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Copyright © William C. Chittick 2000
All rights reserved.
No part of this publication may be reproduced in whole or in part,
or stored in a retrieval system, or transmitted in any form
or by any means, electronic or mechanical, including
photocopying and recording or otherwise,
without written permission of the publisher.
Published in Pakistan with the permission of the copyright owner
Printed at the Carvan Press, Darbar Market, Lahore for
Muhammad Aslam Suhail
Produced and distributed by
Suhail Academy, Chowk Urdu Bazar, Lahore, Pakistan First published in 2000
Contents
Part One
Part Two
A Note on Dates and Koranic References ix
Introduction xi
Islam in Three Dimensions 1
WORKS, FAITH, AND PERFECTION /
FAITH AND KNOWLEDGE (6
IHSAN, IKHLAS, AND TAQWA 9
FELICITY 13
PRIORITIES 14
THE SCIENCES OF UNVElLIlNG AND PRACTICE 16
NOTES 21
Faith 25
STYLE AND CONTENT 25 THE THREE PRINCIPLES 27 THE COSMOLOGY OF TAWhfID 28
NOTES 32
The Rising Places of Faith
OPENING 36
35
Cataloguing in Publication Data: 1. William C. Chittick

2. Faith and Practice of Islam: Three Thirteenth


Century Sufi Texts

3. Islam 4. Sufism-Early works to 1800


5. Monotheistic Faiths.
Pp. 320, Size, cm 22.5 x 14.5
ISBN 969-519-008-1
I. FAITH IN GOD 39
1. THE ESSENCE 39
2. THE ATTRIBUTES 41
3. THE ACTS 44
II. FAITH IN PROPHECY 47
1. THE WONDERS OF PROPHECY 47
2. THE PROPHET MUHAMMAD 49
In. FAITH IN THE LAST DAY 50
/. HUMAN SUBSISTENCE 50
2. THE BARZAKH AND THE OTHER STAGES
OF THE NEXT WOULD 51
CONCLUSION 54

Contents
Clarifications for Beginners
and Reminders for the Advanced 59
INTRODUCTION 59
I. THE CREATOR 63
1. THE ESSENCE 63
2. THE ATTRIBUTES 70
3. THE ACTS 74
II. FRIENDSHIP AND PROPHECY 81
1. FRIENDSHIP 81
SUPPLEMENT 85
2. PROPHECY 88
In. THIS WORLD AND THE NEXT WORLD 93
1. BENEFITS AND DANGERS OF THIS WORLD
2. THE NEXT WORLD AND ITS STAGES 97
CONCLUSION 104
93
Part Three Practice 111
NOTES 115
The Easy Roads of Sayf Al-DTn 117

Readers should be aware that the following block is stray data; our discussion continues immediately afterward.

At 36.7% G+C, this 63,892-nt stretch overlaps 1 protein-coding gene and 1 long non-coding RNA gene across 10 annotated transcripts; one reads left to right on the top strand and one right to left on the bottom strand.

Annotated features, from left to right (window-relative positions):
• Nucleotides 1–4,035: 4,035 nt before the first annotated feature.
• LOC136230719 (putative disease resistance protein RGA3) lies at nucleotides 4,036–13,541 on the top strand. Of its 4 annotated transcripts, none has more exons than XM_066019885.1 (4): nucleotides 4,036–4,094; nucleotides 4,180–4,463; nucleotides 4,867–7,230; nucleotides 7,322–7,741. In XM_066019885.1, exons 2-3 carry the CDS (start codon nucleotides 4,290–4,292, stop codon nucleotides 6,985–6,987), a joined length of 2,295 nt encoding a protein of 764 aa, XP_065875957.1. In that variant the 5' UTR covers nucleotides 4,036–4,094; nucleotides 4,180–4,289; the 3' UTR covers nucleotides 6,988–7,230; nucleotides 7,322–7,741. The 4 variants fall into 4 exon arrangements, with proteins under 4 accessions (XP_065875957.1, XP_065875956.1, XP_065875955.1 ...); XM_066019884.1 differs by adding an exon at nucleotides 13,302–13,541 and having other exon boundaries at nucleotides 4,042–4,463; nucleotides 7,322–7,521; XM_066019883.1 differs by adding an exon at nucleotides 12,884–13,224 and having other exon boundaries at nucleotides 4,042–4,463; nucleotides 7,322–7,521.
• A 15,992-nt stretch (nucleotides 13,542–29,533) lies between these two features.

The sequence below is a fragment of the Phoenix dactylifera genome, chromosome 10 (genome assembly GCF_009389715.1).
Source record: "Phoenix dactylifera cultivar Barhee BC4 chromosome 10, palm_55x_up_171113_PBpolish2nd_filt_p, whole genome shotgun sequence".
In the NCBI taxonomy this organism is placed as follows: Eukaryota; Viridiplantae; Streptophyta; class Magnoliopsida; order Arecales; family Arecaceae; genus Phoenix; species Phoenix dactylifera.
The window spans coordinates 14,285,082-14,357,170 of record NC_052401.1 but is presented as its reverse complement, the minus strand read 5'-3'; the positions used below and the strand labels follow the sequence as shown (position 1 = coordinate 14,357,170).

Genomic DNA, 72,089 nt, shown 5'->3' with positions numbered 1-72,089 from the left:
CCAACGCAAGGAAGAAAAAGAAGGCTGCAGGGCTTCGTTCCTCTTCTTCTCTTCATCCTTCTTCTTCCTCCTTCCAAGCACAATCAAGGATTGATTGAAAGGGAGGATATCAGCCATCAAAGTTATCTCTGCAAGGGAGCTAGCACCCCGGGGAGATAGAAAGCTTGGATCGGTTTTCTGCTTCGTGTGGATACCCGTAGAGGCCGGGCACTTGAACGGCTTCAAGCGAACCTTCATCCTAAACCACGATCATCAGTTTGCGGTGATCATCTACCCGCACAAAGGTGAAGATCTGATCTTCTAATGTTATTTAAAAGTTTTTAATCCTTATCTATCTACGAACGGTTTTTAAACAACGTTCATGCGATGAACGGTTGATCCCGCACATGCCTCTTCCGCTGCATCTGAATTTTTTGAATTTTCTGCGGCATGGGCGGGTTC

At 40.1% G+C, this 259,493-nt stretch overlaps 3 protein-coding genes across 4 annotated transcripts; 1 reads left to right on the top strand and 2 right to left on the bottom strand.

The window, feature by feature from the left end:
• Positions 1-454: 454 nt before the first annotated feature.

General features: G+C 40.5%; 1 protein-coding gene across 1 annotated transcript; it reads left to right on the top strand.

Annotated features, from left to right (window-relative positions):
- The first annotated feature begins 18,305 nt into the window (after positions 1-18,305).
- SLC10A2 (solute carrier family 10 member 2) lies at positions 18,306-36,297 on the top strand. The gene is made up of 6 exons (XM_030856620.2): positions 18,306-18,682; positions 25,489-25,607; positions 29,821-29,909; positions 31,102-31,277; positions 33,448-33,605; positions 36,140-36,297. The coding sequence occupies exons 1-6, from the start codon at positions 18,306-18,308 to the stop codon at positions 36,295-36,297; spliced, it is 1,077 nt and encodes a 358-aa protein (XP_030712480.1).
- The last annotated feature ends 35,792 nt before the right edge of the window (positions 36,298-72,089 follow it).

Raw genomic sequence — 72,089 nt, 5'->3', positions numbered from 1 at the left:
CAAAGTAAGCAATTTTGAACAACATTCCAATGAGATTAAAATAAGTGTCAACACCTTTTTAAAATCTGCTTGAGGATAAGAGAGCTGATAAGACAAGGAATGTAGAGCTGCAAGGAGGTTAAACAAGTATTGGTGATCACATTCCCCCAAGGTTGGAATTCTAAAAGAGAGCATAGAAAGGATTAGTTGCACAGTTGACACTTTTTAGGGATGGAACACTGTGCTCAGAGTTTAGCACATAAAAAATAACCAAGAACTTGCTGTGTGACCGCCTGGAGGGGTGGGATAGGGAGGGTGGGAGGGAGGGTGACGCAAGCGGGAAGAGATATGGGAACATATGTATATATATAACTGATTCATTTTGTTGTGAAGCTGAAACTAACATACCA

INTRODUCTION: PERFECTING CHARACTER 1
A PRELIMINARY REMARK 118
I. THE SCIENCE OF FAITH 779
7. THE ESSENCE 120
2. THE ATTRIBUTES 122
3. THE ACTS 123
4. PROPHECY 125
5. THE NEXT WORLD 126
II. ABLUTIONS AND PURITY 727
1. THE EXCELLENCE OF PURITY 127
2. RELIEVING ONESELF 129
3. THE MINOR ABLUTION 130
AN ALLUSION 132
4. THE MAJOR ABLUTION 133
5. THE TAYAMMUM 133 IB. THE RITUAL PRAYER 134
1. ITS EXCELLENCE 134
2. THE NUMBER OF CYCLES 135
3. HOW TO PERFORM THE PRAYER 136
A HINT 138
4. THE INWARD DIMENSIONS 139
118
Contents v”
IV. FASTING 142
1. ITS EXCELLENCE 142
2. ITS SECRET AND ITS DEGREES 143
3. ITS OBLIGATIONS 144
V. REMEMBRANCE AND SUPPLICATION 146
1. IMPARTING REMEMBRANCE 146
2. TRANSMITTED SUPPLICATIONS 148
3. SUPPLICATIONS FOR EVERY SITUATION 157 CONCLUSION: THE JOURNEY 767
Part Four Sufism and Islam 165
ORTHODOX ISLAM 765
MYSTICISM AND DISCIPLINE 768
TOWARD A NARROWER DEFINITION OF SUFISM 773
NOTES 778
Annotations 181
THE RISING PLACES OF FAITH 787 CLARIFICATIONS FOR BEGINNERS 207 THE EASY ROADS OF SAYF AL-DIN 234
Appendixes 255
1. THE AUTHOR 255
2. CORRECTIONS TO THE PRINTED TEXTS 263 Bibliography 2 71
Index of Koranic Verses 281 Index of Hadiths and Sayings 291 Index of Names and Terms 297
1
ra.

A Note on Dates and Koranic References
All dates are indicated according to both the Islamic hijrah calendar (A.H.) and the Common Era, with the two dates separated by a slash. Citations from the Koran are italicized, with the number of sura and verse indicated in parentheses or brackets.

Introduction